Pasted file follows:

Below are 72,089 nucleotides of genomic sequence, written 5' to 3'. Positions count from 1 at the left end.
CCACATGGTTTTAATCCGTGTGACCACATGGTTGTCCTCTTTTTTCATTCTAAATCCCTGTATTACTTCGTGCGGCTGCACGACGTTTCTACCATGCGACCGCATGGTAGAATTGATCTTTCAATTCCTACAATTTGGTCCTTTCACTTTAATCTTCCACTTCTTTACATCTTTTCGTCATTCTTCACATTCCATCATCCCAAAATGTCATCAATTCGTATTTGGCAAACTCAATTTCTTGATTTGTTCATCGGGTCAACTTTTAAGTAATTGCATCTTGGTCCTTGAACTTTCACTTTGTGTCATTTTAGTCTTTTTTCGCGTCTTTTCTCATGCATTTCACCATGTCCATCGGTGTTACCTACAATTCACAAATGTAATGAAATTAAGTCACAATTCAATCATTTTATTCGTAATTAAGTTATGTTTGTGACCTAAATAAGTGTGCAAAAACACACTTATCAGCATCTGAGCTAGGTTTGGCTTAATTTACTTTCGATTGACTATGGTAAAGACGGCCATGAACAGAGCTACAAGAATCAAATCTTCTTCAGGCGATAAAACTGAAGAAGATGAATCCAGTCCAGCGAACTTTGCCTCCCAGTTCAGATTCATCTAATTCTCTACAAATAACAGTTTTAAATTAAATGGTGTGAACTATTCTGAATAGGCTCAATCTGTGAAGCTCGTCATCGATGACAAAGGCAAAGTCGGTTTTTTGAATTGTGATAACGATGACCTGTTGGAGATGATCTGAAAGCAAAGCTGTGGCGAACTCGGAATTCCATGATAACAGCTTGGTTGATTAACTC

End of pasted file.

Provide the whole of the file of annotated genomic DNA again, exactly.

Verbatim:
Below are 72,089 nucleotides of genomic sequence, written 5' to 3'. Positions count from 1 at the left end.
CCACATGGTTTTAATCCGTGTGACCACATGGTTGTCCTCTTTTTTCATTCTAAATCCCTGTATTACTTCGTGCGGCTGCACGACGTTTCTACCATGCGACCGCATGGTAGAATTGATCTTTCAATTCCTACAATTTGGTCCTTTCACTTTAATCTTCCACTTCTTTACATCTTTTCGTCATTCTTCACATTCCATCATCCCAAAATGTCATCAATTCGTATTTGGCAAACTCAATTTCTTGATTTGTTCATCGGGTCAACTTTTAAGTAATTGCATCTTGGTCCTTGAACTTTCACTTTGTGTCATTTTAGTCTTTTTTCGCGTCTTTTCTCATGCATTTCACCATGTCCATCGGTGTTACCTACAATTCACAAATGTAATGAAATTAAGTCACAATTCAATCATTTTATTCGTAATTAAGTTATGTTTGTGACCTAAATAAGTGTGCAAAAACACACTTATCAGCATCTGAGCTAGGTTTGGCTTAATTTACTTTCGATTGACTATGGTAAAGACGGCCATGAACAGAGCTACAAGAATCAAATCTTCTTCAGGCGATAAAACTGAAGAAGATGAATCCAGTCCAGCGAACTTTGCCTCCCAGTTCAGATTCATCTAATTCTCTACAAATAACAGTTTTAAATTAAATGGTGTGAACTATTCTGAATAGGCTCAATCTGTGAAGCTCGTCATCGATGACAAAGGCAAAGTCGGTTTTTTGAATTGTGATAACGATGACCTGTTGGAGATGATCTGAAAGCAAAGCTGTGGCGAACTCGGAATTCCATGATAACAGCTTGGTTGATTAACTC